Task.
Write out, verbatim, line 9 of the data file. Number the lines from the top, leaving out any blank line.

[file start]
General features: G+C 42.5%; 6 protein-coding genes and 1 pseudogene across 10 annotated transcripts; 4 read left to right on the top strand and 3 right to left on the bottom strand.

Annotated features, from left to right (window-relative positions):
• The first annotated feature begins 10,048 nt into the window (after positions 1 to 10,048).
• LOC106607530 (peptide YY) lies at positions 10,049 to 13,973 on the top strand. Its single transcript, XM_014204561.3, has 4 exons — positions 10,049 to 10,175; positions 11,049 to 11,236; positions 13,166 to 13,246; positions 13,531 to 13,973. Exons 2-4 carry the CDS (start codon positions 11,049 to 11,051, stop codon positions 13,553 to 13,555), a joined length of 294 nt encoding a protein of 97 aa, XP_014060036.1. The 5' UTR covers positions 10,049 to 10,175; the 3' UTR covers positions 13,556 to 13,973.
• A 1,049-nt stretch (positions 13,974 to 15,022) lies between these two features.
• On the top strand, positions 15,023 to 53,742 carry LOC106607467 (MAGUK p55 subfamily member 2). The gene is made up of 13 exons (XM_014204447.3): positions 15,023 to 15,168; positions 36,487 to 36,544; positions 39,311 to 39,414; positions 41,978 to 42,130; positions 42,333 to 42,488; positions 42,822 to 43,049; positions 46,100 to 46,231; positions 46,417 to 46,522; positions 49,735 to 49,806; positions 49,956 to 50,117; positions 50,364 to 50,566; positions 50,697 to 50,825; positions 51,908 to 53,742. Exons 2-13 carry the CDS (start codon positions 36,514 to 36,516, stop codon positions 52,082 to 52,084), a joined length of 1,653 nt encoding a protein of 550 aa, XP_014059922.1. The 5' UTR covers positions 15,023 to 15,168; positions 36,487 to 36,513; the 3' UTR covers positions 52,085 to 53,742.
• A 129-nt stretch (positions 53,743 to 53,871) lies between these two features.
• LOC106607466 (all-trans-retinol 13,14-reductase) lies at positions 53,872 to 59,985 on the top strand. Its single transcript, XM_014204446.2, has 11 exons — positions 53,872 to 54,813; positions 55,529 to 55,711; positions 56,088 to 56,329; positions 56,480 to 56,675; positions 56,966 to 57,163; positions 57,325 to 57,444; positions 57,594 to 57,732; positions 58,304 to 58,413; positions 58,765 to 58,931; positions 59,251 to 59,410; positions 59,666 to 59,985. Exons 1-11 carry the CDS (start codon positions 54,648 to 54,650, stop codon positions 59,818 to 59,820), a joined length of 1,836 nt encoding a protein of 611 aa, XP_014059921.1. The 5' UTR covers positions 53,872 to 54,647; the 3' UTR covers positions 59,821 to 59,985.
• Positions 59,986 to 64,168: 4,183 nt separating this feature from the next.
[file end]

• Positions 59,986 to 64,168: 4,183 nt separating this feature from the next.